Written by Annie Diamond
Amazon continues to be the worst with their policies surrounding third-party sellers and “buy” buttons. Amazon, which started out as a bookseller, has continued its practice of allowing third-party sellers to take equal prominence with first-party sellers under Amazon’s “buy book” option.
Here’s how it basically works:
- An author writes a book, let’s take completely a hypothetical book like Chuck Tingle’s Buttception: A Butt Within A Butt Within A Butt;
- Generally, the author sells the rights to the book to a publisher (the first party);
- The publisher sells the book to different retailers and the author gets a cut of books sold (the second party);
- The publisher generally puts some of these copies on Amazon—usually for, like, ten dollars;
- Some jerkish third party also sells a copy of Buttception: A Butt Within A Butt Within A Butt, but for four dollars. This copy of the book is listed as “new.” These books are generally not new copies—they’re typically hurt, remainder, or comp copies;
- The average buyer sees that new book they’ve been wanting to read (Buttception: A Butt Within A Butt Within A Butt). They compare the prices: actual bookseller price of ten dollars, or Amazon’s shipping copy (except listed as “new”) price of four dollars?;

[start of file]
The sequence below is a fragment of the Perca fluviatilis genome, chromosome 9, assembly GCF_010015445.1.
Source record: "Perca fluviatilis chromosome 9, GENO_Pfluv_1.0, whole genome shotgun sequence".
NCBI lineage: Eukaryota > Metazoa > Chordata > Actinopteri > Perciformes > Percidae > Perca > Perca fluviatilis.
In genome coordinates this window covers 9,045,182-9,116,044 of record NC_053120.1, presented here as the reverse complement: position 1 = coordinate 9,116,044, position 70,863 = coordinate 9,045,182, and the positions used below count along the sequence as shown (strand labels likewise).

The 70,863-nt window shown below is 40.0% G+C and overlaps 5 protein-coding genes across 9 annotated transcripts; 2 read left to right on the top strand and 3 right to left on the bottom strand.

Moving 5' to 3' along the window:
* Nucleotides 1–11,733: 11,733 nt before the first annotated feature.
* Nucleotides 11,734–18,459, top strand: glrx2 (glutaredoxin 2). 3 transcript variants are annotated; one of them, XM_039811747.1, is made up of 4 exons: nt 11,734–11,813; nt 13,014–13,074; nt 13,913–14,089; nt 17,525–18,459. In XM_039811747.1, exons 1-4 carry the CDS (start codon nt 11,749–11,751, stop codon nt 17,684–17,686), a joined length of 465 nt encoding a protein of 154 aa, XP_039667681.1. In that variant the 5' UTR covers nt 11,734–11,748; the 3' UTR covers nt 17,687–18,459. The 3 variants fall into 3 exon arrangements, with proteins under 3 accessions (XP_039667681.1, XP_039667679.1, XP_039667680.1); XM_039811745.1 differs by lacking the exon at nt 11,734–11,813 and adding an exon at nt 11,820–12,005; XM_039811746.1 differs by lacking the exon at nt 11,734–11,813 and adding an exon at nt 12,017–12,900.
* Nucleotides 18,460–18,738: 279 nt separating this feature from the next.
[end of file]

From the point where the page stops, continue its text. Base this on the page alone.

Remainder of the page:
- They press the “buy” button. Because it is cheaper, they buy the copy from the third-party sellers instead of the bookseller or a copy from the actual publisher;
- The business is hurt, the publisher gets no money, having already written off the hurt/remainder/comp copies as a loss, and none of this goes on the authors royalty report.
Amazon enables these third-party retailers by allowing them to sell under the primary-purchase button. It used to be that only Amazon, which had copies from the official publishers, could sell under this category. Now third parties can also sell, so long as they’re selling new books. Even though there’s no way the publisher would let them have heavily discounted versions, Amazon allows non-official retailers and companies to sell these hurt/remainder/comp copies, which are considered new, at a much cheaper price.
And third-party booksellers often win the “buy” button battle. According to Publishers Weekly, Doug Lessig of Firebrand, a company that combines publishing and technology, tracked third-party sellers on Amazon. Third-party sellers win the button on an average 5% of titles sold a day and can sometimes win up to 15% of titles sold that day. These titles sold by third-party sellers are, on average, selling the title for 33% less than the actual bookseller.
Amazon is allegedly getting to the bottom of third-party sellers who might mislead customers about what “new” actually means. But the sheer amount of third-party sellers makes that task difficult.
Now, Publishers Weekly reports that review copies from Simon & Schuster are sold with stickers that say, “Review Copy, Not for Re-sale.” When asked, a representative from the company said that they were “stickering these books in response to the proliferation of review and promotional copies being sold by third parties.”
In conclusion? Support authors and don’t buy from third parties. If you want a book for cheap, just get it from the library.